Friday, January 21, 2011

José Antonio Pagola at Cantabria I: Jesus' Alternative

On November 3rd and 4th, 2010, the Spanish theologian José Antonio Pagola gave two lectures on Jesus at the University of Cantabria in Spain. Atrio reproduced these lectures dividing each one in half. We are bringing them to you in English. Here are the Atrio transcriptions of the first lecture in Spanish:


First, many thanks to the University of Cantabria for inviting me to speak about Jesus in this auditorium, that I didn't know and that's a bit imposing ...

Nothing can give me more joy than speaking about Jesus and, above all, doing so in an open forum where it is easy for believers and nonbelievers to listen, which gives me even greater joy.

Let me begin by telling you that today, in the sectors concerned about Jesus and about researching the history of Jesus, He is being spoken about in a very new language. I'm going to tell you some of the things that are being said about this Jesus whom we love and believe is ours, that He belongs only to our faith. Today, people who aren't even believers say things like this: Jesus doesn't belong only to Christians; He is part of the human heritage. Others say: Surely Jesus is the best that history has given and it would be a tragedy if humanity forgot Him some day. Also: Jesus not only inaugurated a new religion, but a new era. Never in history, some say, has a greater religious symbol occurred than Jesus' project, that they call the Kingdom of God. If the world paid attention to Him, it would change; if it became the backbone of culture, politics and religion, mankind would live in a horizon of hope not dreamed of today. And others: it's true that it's in crisis, the end perhaps of a Christian religion greatly influenced by Greek philosophy and Roman law, but we're on the threshold of a new development of the Jesus movement.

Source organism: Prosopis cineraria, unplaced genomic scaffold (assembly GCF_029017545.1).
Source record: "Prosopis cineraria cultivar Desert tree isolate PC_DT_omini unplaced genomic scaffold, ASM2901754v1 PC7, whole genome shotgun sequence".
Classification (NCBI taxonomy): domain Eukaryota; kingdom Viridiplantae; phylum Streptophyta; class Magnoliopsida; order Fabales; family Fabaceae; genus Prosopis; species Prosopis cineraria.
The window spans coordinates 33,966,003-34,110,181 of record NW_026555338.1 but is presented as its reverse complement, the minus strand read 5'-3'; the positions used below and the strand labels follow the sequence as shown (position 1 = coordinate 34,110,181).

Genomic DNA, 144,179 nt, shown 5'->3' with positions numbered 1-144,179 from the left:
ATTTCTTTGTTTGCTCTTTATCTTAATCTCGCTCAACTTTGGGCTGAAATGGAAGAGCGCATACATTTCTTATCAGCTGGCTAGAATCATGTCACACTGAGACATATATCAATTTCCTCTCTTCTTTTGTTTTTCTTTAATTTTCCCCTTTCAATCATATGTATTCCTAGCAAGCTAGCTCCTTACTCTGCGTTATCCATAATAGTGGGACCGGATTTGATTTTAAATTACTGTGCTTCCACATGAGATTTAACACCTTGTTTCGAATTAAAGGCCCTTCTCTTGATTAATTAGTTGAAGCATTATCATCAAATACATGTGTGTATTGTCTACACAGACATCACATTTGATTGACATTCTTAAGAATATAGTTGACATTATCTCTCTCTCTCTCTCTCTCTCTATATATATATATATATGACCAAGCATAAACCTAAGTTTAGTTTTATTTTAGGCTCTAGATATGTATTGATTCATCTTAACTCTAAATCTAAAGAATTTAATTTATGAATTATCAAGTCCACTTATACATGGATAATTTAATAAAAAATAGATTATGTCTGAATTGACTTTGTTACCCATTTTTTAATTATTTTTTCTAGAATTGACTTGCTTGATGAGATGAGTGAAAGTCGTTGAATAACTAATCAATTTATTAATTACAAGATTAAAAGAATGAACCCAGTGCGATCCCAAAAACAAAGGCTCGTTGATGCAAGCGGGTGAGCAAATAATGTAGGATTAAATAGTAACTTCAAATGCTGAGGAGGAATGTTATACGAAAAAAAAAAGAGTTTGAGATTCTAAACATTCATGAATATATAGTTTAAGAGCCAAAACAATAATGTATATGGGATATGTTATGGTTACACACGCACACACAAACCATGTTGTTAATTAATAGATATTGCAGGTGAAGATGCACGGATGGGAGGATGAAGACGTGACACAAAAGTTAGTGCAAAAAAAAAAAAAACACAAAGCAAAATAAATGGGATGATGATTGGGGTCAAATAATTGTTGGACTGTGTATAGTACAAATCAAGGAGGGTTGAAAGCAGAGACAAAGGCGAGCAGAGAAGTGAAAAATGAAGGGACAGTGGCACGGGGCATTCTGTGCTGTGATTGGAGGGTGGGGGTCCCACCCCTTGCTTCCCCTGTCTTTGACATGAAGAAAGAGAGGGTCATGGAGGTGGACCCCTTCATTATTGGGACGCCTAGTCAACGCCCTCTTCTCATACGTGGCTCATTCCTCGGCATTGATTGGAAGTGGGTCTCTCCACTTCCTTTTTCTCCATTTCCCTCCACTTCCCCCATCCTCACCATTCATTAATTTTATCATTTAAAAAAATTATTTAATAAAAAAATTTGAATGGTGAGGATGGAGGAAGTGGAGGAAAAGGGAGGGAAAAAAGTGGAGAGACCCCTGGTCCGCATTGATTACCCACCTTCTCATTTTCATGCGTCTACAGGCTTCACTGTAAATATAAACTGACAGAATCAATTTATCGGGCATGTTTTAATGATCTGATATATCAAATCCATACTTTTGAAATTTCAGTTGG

Jesus still has not given the best. Jesus could still be a real surprise, and I'm seeing more and more that Jesus is being spoken of as the soul that the world needs to live in a more dignified and hopeful way. I want to talk now about this Jesus. Today's conference is titled "Jesus' Alternative". It's an attempt to summarize Jesus' project with some clarity and in a somewhat lively manner.

We believers think that God is incarnate in this man. Others do not believe so, but all of us -- all believers, of course -- are interested to see how this man lived and what He wanted to introduce into human history.

We all know that Jesus was born in Galilee where, in the 30's, obviously, there wasn't the separation between what we know how to differentiate spontaneously today -- the economic, the cultural, the political, the social ... this was not possible in the society in which Jesus lived. There isn't even a word for "religion" in Aramaic. Of course, Jesus was a religious man, but He lived in a society where religion was implied, guiding, justifying, promoting a whole way of understanding and experiencing life and society -- so much so that, at the time, for the Hebrew people, the Torah, the law of Moses, the law of God is, at the same time, the Constitution, so to speak.

As we get closer to Jesus we see that, in this society, He isn't a scribe, a teacher of law, nor is He a priest. He doesn't teach a doctrine per se. We sometimes have imagined that the most specific aspect of Jesus was teaching the true religion, a doctrine that the disciples would then have to disseminate the right way, but it isn't so. At the core of Jesus' preaching, beyond a doctrine, is a fact, an event, something that is happening, that He is experiencing and He wants to spread to everyone.